Tuesday, June 12, 2007

Ebrary's Ebook Survey

Ebrary has released an ebook survey conducted earlier this year. Almost 600 librarians responded, although the vast majority of them are academic librarians. Few public or special librarians are represented.

The most surprising news was that most students & faculty find ebooks through the library catalog or the library website--not Google or other search engines. But I'd like a clarification on this particular question, because it was worded this way: "How do patrons find ebooks?" Librarians answered the survey, not patrons, so how do the librarians know the answer? If I were a student, how would my university know how I was finding ebooks?

The librarian who was asked to comment within the survey noted:
Until e-book reading devices are preferred to printed books and are commonly available, the e-book collection will not be seen as preferable when the intent is to read an entire work.
Ebooks are mostly used for research, not for pleasure; most titles purchased are nonfiction. They are not intended to be read from cover to cover, and are used differently if the user is acting as a researcher or as a leisure reader buying the latest bestseller. The ebook market for research books is much more well-developed than the leisure market because it is supported by the academic community. One must wonder if public library support is necessary for the leisure ebook market to take off, as well as the introduction of low-cost dedicated readers that would be as desirable for reading as ipods are for listening to music.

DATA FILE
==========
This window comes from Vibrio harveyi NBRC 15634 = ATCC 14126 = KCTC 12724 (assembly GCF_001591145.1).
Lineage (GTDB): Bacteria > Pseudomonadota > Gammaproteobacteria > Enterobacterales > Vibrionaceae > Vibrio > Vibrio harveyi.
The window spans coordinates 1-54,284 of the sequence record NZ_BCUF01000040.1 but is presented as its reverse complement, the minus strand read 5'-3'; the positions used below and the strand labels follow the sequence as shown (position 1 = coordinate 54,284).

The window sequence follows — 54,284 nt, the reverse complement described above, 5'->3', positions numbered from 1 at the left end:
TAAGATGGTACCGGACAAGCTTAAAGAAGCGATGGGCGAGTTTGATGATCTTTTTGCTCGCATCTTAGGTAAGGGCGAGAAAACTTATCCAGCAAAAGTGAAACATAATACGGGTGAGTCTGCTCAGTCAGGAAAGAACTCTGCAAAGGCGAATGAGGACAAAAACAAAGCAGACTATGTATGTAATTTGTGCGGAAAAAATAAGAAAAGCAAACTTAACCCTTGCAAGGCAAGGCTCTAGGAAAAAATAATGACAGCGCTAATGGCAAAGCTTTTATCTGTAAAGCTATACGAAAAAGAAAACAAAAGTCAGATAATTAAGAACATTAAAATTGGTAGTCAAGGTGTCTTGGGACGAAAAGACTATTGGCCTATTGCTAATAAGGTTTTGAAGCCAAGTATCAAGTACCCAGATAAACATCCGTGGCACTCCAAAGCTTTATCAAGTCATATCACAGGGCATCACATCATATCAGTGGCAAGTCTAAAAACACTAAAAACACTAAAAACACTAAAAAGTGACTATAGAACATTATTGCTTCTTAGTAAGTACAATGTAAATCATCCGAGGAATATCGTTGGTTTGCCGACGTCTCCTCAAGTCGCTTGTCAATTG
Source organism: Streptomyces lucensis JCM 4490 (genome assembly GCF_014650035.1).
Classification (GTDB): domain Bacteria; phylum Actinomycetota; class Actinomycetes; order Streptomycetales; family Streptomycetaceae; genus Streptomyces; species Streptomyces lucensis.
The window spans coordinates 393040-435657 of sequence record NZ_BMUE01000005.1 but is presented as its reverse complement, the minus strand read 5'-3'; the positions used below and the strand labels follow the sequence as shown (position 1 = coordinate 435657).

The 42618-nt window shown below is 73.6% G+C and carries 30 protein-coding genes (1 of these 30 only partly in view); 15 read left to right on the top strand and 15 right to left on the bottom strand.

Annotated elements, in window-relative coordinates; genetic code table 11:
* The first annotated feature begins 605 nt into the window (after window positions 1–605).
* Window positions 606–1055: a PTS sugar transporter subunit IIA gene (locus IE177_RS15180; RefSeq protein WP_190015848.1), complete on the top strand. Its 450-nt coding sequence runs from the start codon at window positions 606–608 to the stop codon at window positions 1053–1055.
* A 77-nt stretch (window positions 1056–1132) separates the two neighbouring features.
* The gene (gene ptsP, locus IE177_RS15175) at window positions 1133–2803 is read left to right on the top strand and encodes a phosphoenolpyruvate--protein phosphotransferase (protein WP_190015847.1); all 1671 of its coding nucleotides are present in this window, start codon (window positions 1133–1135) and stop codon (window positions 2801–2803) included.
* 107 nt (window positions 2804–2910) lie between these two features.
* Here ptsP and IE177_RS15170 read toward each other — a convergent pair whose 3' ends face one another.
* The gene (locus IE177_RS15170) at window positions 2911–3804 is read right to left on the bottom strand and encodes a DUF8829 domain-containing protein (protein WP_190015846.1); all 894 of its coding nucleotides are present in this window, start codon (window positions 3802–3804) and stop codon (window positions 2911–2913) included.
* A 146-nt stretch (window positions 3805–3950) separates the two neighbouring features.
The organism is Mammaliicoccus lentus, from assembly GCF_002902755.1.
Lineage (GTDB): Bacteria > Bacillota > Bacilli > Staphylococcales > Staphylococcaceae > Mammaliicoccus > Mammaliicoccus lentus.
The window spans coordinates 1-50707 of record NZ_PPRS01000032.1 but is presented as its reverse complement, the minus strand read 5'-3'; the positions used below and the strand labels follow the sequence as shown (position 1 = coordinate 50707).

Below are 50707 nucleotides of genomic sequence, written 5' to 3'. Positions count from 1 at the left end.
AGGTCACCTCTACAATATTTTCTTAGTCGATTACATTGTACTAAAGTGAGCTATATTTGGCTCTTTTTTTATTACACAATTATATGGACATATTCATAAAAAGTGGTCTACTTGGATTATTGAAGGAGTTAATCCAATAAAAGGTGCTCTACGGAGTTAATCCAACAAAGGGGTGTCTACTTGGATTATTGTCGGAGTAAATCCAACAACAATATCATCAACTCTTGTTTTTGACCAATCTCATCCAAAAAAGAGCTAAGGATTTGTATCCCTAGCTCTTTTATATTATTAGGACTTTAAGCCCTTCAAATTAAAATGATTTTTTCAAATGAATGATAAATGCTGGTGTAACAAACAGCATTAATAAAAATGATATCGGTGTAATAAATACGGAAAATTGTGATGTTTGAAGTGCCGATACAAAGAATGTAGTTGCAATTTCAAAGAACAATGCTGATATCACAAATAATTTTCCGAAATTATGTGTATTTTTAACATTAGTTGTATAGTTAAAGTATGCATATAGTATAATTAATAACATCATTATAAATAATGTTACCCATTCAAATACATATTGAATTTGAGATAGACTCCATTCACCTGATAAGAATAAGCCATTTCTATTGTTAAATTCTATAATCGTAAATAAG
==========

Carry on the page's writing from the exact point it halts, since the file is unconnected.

A strong majority of librarians preferred not to duplicate the purchase of print and electronic titles. I wouldn't prefer to do that either, but it depends on your users, and what they want, and where they are, and how they use the books.

A majority of the respondents are "somewhat to very concerned" about the implications of interlibrary loan and ebooks. My view on ILL is that those transactions will continue to decrease as more and more ebooks are available to the user--either through vendors like ebrary and NetLibrary, or by way of free ebooks on sites like Google Book Search or Live Search Books. ILL will eventually become a last-resort service for finding those few scarce items that have never been digitized.

I keep hearing so many people who still seem skeptical that ebooks are the wave of the future. But they represent the only practical way libraries can continue to satisfy the information needs of their users. In many ways they easily improve upon traditional library models--ILL, physical books available only to those who are able and willing to go to the library, etc. It's not a steep upward curve at this time, but it will be, eventually.

No comments: